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Keywords:

  • Political participation;
  • Youth;
  • Unemployment;
  • Social capital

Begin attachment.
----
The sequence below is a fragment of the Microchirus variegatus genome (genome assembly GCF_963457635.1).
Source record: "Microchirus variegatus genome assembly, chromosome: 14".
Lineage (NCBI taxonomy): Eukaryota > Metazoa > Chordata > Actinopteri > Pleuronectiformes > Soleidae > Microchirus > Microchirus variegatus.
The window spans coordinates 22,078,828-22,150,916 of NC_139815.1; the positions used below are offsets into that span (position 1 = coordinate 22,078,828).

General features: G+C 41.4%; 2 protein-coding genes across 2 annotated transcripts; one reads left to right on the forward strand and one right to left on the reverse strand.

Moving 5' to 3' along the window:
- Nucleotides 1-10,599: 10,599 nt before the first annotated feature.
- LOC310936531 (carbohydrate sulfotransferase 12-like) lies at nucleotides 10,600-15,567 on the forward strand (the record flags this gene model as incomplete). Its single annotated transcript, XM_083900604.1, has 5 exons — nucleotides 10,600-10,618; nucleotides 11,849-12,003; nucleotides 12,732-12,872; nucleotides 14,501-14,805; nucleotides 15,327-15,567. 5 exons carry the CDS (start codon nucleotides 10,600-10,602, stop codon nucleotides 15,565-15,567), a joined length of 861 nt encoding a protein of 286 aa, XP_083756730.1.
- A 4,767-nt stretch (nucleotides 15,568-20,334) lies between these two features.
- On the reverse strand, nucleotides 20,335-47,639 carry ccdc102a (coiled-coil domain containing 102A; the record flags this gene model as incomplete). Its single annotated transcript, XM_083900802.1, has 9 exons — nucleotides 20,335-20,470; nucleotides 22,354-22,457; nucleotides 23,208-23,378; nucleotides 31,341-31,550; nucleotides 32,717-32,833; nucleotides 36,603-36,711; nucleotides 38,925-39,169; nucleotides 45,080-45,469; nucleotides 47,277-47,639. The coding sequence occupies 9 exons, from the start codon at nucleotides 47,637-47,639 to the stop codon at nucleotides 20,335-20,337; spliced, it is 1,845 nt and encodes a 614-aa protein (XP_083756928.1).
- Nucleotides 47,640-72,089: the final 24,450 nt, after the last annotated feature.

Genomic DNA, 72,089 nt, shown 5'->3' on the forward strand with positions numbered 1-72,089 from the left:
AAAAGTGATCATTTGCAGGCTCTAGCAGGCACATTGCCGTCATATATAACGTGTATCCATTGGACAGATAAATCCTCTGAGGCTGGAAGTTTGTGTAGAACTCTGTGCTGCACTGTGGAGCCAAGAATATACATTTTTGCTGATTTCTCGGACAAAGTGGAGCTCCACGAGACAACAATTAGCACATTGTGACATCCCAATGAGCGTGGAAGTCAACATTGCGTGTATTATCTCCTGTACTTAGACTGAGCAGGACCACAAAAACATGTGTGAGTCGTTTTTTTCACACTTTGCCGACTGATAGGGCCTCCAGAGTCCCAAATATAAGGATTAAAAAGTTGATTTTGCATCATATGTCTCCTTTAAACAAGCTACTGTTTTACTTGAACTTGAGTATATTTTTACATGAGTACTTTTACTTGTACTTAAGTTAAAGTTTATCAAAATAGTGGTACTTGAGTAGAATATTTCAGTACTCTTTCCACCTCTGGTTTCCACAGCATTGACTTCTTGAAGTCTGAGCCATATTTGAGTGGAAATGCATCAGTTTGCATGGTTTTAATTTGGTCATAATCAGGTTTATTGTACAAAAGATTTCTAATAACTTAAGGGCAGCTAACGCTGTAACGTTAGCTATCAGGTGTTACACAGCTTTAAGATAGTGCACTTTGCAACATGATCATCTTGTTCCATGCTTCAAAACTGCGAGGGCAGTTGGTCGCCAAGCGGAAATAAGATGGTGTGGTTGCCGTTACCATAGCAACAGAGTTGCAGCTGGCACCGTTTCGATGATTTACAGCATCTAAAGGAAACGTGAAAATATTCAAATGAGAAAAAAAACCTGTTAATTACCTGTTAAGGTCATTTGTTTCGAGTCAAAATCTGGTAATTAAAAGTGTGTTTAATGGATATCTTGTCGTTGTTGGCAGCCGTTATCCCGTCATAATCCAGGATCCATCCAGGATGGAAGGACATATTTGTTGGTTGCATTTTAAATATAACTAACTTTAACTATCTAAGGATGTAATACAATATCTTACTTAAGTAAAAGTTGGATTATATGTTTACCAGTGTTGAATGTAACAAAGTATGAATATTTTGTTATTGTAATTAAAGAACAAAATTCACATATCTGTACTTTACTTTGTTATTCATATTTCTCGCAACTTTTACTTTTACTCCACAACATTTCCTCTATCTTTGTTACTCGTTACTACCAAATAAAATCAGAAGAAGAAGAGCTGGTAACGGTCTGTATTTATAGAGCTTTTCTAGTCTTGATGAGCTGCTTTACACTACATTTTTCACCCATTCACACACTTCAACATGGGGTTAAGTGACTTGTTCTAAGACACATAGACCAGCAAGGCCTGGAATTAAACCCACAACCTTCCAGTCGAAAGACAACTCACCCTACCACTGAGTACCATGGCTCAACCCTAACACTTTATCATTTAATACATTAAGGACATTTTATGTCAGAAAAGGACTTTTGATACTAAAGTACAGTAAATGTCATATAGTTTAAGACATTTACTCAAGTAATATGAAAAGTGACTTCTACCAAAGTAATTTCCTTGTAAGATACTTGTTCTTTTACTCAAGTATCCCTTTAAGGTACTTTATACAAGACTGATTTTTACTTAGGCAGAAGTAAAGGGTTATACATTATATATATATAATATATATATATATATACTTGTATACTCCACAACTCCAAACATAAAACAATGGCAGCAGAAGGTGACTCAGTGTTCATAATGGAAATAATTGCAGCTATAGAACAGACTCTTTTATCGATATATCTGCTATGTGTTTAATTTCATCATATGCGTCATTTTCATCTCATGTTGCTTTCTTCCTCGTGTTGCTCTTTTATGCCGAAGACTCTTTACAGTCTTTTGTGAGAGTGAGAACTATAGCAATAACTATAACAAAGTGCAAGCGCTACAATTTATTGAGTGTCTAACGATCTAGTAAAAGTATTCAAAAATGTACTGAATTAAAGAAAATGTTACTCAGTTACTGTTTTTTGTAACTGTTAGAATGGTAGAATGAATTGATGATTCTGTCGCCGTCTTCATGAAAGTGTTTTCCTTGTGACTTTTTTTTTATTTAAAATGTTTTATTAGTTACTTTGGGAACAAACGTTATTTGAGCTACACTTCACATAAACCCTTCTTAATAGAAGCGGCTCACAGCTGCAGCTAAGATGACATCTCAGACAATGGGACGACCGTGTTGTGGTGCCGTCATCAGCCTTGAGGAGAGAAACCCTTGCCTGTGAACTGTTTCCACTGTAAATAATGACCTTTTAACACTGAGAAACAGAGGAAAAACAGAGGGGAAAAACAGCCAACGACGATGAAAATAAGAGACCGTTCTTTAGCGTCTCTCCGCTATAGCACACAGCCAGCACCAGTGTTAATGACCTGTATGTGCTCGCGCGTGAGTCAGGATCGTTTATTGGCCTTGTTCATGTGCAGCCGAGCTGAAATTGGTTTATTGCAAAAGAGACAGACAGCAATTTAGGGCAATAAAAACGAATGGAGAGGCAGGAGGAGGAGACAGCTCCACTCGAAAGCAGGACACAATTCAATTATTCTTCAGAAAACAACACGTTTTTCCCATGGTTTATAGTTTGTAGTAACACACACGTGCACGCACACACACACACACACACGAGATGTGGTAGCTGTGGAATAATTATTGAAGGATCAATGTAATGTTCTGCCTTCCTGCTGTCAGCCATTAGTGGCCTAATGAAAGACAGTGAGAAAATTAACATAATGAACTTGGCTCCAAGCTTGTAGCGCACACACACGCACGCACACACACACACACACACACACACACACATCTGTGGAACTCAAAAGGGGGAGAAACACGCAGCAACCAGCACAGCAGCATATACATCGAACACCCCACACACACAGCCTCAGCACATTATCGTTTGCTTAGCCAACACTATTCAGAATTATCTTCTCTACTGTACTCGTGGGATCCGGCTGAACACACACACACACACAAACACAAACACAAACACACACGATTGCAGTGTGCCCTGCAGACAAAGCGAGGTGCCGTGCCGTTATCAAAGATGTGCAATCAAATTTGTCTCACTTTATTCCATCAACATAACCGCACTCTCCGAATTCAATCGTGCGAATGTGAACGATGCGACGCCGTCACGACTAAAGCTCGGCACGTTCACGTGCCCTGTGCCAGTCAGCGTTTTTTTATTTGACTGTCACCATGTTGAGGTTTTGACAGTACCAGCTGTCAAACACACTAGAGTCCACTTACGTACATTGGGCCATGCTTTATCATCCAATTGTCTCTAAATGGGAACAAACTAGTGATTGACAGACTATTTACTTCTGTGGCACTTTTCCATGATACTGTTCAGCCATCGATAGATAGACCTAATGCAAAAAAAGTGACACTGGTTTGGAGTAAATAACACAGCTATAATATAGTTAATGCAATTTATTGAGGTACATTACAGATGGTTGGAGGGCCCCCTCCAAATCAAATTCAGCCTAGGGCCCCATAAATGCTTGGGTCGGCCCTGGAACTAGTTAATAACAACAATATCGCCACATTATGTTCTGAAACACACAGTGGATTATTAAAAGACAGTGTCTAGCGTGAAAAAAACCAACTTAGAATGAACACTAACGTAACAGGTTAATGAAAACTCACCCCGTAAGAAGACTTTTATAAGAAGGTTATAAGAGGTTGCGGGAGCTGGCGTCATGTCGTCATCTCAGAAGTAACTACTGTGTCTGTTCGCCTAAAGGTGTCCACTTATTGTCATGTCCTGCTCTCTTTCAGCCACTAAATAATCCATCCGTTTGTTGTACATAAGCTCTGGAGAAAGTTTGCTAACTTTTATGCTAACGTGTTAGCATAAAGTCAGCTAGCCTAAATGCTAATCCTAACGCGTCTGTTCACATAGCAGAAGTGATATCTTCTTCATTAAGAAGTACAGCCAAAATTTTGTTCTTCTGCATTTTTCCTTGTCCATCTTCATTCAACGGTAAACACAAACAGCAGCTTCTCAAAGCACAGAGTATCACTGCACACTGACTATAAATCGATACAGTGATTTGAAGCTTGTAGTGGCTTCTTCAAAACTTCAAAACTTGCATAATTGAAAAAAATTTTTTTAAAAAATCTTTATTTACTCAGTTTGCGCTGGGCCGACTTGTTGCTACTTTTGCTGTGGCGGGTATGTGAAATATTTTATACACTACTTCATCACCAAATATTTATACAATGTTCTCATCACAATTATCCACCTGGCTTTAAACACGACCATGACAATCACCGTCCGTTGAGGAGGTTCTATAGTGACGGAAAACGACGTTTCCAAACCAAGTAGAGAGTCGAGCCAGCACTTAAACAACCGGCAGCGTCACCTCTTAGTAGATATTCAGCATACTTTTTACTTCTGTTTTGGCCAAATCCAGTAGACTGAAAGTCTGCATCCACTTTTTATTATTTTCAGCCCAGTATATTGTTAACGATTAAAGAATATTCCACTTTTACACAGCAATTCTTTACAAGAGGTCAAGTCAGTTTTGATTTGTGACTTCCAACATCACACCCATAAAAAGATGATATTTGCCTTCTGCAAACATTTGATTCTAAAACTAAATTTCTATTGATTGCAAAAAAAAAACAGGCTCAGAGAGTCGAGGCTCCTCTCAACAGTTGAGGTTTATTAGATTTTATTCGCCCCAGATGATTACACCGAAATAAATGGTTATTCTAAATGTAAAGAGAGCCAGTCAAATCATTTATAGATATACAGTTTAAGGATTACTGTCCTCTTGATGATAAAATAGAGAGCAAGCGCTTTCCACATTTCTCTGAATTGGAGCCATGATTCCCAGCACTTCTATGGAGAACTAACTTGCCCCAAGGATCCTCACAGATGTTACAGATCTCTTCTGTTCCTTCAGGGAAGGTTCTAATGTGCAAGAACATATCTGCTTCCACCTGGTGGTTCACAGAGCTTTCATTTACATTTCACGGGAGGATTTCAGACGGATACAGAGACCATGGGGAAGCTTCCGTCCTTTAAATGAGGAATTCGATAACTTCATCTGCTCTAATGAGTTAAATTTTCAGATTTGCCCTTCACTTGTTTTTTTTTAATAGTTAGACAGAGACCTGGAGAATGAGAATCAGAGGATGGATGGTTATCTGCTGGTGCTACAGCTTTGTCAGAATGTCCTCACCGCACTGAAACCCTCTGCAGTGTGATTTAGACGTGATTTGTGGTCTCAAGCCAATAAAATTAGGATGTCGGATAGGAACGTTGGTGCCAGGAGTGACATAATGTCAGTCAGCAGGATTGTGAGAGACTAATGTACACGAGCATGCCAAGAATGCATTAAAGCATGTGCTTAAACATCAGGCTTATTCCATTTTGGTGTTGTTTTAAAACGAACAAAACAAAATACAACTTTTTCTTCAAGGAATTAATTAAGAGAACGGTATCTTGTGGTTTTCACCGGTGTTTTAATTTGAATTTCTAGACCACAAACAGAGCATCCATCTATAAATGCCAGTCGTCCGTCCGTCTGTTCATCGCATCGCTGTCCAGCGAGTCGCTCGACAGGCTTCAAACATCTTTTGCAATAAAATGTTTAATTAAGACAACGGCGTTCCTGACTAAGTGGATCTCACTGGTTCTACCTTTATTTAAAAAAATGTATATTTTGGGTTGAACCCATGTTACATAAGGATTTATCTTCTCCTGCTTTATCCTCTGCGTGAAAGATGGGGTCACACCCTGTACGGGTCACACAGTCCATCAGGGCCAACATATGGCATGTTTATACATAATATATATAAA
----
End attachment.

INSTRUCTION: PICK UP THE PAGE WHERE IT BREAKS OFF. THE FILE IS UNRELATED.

Abstract:  This paper examines the relationships between employment status, social capital, and the participation of young people in different kinds of political activities such as contacting, consumer, and protest activities. We focus on the role of social capital for political participation, addressing three related questions: Do unemployed and employed youth display different levels of social capital and political participation? Does social capital favor the political participation of unemployed and employed youth? Is social capital more important for unemployed youth than for employed youth? To address these questions we compare long-term unemployed youth to regularly employed youth using original survey data. Our analysis suggests that the employment status has only a limited impact on political participation, affecting only consumer actions. In contrast, the social capital resulting from associational involvement is positively correlated to political participation. However, rather than countering the effect of exclusion from the labor market, it plays a similar role for unemployed youth and employed youth.